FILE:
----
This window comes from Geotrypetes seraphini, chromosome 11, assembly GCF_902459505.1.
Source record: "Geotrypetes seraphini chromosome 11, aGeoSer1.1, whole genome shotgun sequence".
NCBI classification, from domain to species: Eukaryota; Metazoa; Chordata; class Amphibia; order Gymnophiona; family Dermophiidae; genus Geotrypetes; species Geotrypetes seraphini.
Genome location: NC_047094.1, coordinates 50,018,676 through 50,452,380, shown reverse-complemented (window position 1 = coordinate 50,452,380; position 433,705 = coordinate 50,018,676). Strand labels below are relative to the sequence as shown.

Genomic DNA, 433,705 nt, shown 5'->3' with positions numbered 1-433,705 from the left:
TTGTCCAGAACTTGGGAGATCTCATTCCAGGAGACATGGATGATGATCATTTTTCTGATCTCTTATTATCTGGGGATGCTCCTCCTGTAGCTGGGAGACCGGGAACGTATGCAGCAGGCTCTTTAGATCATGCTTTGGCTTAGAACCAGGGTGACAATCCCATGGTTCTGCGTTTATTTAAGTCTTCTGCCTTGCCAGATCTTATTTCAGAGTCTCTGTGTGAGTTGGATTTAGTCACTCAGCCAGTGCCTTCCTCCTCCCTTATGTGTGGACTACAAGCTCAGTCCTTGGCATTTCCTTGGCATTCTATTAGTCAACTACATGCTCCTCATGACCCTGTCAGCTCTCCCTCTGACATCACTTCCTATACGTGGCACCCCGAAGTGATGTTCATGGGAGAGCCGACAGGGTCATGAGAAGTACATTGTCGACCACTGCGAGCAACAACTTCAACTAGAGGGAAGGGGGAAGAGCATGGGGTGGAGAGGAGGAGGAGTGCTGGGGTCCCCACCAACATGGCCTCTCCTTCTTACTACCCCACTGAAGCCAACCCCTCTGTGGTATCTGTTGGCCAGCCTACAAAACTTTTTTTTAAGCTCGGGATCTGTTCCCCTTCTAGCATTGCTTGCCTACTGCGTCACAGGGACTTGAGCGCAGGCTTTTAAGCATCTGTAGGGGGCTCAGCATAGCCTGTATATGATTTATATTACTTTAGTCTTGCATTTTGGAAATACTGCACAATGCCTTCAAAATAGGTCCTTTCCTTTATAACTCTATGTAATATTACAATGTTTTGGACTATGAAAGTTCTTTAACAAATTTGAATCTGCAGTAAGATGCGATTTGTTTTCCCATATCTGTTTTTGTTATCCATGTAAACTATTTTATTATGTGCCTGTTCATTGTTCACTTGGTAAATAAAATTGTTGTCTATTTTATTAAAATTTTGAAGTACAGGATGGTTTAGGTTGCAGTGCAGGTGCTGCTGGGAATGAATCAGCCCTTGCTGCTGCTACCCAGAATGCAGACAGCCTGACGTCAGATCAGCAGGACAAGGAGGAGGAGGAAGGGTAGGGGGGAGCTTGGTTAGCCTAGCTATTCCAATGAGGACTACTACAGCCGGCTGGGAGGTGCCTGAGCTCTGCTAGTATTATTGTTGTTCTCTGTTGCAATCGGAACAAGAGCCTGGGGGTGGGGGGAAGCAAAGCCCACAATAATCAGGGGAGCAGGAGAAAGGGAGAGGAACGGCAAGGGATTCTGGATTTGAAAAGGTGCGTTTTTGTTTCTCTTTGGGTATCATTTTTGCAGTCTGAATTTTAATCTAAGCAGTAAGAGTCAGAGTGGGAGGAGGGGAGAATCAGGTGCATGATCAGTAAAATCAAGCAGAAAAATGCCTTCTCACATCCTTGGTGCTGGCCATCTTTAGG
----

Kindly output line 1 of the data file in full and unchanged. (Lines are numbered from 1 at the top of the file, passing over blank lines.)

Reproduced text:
This window comes from Geotrypetes seraphini, chromosome 11, assembly GCF_902459505.1.